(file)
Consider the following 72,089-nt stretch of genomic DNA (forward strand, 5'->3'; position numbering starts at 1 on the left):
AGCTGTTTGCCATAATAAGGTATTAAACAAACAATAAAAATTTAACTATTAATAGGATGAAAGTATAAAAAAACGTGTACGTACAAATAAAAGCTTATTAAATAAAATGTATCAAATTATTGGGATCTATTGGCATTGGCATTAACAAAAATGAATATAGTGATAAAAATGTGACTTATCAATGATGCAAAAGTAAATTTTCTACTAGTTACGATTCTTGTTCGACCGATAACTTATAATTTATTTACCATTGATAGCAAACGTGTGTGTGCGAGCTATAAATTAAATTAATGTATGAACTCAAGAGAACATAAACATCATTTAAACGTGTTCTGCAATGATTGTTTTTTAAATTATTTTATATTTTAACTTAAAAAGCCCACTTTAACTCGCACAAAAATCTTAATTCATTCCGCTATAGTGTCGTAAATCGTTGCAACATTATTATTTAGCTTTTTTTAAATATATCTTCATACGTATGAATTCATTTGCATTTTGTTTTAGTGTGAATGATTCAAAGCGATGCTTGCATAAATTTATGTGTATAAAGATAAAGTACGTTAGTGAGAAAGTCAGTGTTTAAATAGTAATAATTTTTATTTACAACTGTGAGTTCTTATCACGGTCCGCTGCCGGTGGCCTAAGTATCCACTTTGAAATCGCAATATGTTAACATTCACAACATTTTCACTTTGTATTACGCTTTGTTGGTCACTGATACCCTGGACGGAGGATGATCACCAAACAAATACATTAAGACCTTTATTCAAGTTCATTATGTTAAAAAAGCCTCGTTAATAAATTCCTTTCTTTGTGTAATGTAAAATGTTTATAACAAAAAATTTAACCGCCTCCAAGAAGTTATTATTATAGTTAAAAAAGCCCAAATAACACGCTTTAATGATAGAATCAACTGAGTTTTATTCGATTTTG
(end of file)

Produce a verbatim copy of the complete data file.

Consider the following 72,089-nt stretch of genomic DNA (forward strand, 5'->3'; position numbering starts at 1 on the left):
AGCTGTTTGCCATAATAAGGTATTAAACAAACAATAAAAATTTAACTATTAATAGGATGAAAGTATAAAAAAACGTGTACGTACAAATAAAAGCTTATTAAATAAAATGTATCAAATTATTGGGATCTATTGGCATTGGCATTAACAAAAATGAATATAGTGATAAAAATGTGACTTATCAATGATGCAAAAGTAAATTTTCTACTAGTTACGATTCTTGTTCGACCGATAACTTATAATTTATTTACCATTGATAGCAAACGTGTGTGTGCGAGCTATAAATTAAATTAATGTATGAACTCAAGAGAACATAAACATCATTTAAACGTGTTCTGCAATGATTGTTTTTTAAATTATTTTATATTTTAACTTAAAAAGCCCACTTTAACTCGCACAAAAATCTTAATTCATTCCGCTATAGTGTCGTAAATCGTTGCAACATTATTATTTAGCTTTTTTTAAATATATCTTCATACGTATGAATTCATTTGCATTTTGTTTTAGTGTGAATGATTCAAAGCGATGCTTGCATAAATTTATGTGTATAAAGATAAAGTACGTTAGTGAGAAAGTCAGTGTTTAAATAGTAATAATTTTTATTTACAACTGTGAGTTCTTATCACGGTCCGCTGCCGGTGGCCTAAGTATCCACTTTGAAATCGCAATATGTTAACATTCACAACATTTTCACTTTGTATTACGCTTTGTTGGTCACTGATACCCTGGACGGAGGATGATCACCAAACAAATACATTAAGACCTTTATTCAAGTTCATTATGTTAAAAAAGCCTCGTTAATAAATTCCTTTCTTTGTGTAATGTAAAATGTTTATAACAAAAAATTTAACCGCCTCCAAGAAGTTATTATTATAGTTAAAAAAGCCCAAATAACACGCTTTAATGATAGAATCAACTGAGTTTTATTCGATTTTG